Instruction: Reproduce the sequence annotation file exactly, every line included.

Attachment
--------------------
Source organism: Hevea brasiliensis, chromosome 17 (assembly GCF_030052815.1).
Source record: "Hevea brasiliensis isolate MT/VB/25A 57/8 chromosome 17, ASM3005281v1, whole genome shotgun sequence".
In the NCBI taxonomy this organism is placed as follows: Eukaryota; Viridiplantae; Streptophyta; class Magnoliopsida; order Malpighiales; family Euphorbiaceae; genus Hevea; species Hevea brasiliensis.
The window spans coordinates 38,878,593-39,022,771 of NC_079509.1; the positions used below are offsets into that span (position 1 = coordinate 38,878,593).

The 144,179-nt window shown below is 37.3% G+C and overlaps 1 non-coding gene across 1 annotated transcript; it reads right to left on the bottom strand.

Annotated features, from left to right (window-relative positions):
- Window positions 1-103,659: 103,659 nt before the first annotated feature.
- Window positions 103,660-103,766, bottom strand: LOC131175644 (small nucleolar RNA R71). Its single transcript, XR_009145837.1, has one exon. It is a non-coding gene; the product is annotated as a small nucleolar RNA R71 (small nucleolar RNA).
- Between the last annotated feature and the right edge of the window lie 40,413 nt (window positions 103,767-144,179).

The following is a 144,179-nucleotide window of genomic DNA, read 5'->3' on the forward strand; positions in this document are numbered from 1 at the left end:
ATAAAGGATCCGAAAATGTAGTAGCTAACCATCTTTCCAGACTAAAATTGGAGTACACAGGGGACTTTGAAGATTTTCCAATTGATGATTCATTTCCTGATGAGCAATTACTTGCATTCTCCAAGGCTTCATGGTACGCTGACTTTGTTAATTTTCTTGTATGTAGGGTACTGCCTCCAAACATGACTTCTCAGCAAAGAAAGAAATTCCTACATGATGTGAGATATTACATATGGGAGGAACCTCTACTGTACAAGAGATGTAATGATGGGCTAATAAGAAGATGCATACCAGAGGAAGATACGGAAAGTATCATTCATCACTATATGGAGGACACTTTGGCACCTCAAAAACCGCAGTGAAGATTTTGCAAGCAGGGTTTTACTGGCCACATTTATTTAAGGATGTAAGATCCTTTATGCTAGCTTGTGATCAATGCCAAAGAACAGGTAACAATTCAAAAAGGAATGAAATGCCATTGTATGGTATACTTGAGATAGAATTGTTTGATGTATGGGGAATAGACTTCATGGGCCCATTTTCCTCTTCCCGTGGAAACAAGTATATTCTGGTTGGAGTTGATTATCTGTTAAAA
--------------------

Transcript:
Source organism: Hevea brasiliensis, chromosome 17 (assembly GCF_030052815.1).
Source record: "Hevea brasiliensis isolate MT/VB/25A 57/8 chromosome 17, ASM3005281v1, whole genome shotgun sequence".
In the NCBI taxonomy this organism is placed as follows: Eukaryota; Viridiplantae; Streptophyta; class Magnoliopsida; order Malpighiales; family Euphorbiaceae; genus Hevea; species Hevea brasiliensis.
The window spans coordinates 38,878,593-39,022,771 of NC_079509.1; the positions used below are offsets into that span (position 1 = coordinate 38,878,593).

The 144,179-nt window shown below is 37.3% G+C and overlaps 1 non-coding gene across 1 annotated transcript; it reads right to left on the bottom strand.

Annotated features, from left to right (window-relative positions):
- Window positions 1-103,659: 103,659 nt before the first annotated feature.
- Window positions 103,660-103,766, bottom strand: LOC131175644 (small nucleolar RNA R71). Its single transcript, XR_009145837.1, has one exon. It is a non-coding gene; the product is annotated as a small nucleolar RNA R71 (small nucleolar RNA).
- Between the last annotated feature and the right edge of the window lie 40,413 nt (window positions 103,767-144,179).

The following is a 144,179-nucleotide window of genomic DNA, read 5'->3' on the forward strand; positions in this document are numbered from 1 at the left end:
ATAAAGGATCCGAAAATGTAGTAGCTAACCATCTTTCCAGACTAAAATTGGAGTACACAGGGGACTTTGAAGATTTTCCAATTGATGATTCATTTCCTGATGAGCAATTACTTGCATTCTCCAAGGCTTCATGGTACGCTGACTTTGTTAATTTTCTTGTATGTAGGGTACTGCCTCCAAACATGACTTCTCAGCAAAGAAAGAAATTCCTACATGATGTGAGATATTACATATGGGAGGAACCTCTACTGTACAAGAGATGTAATGATGGGCTAATAAGAAGATGCATACCAGAGGAAGATACGGAAAGTATCATTCATCACTATATGGAGGACACTTTGGCACCTCAAAAACCGCAGTGAAGATTTTGCAAGCAGGGTTTTACTGGCCACATTTATTTAAGGATGTAAGATCCTTTATGCTAGCTTGTGATCAATGCCAAAGAACAGGTAACAATTCAAAAAGGAATGAAATGCCATTGTATGGTATACTTGAGATAGAATTGTTTGATGTATGGGGAATAGACTTCATGGGCCCATTTTCCTCTTCCCGTGGAAACAAGTATATTCTGGTTGGAGTTGATTATCTGTTAAAA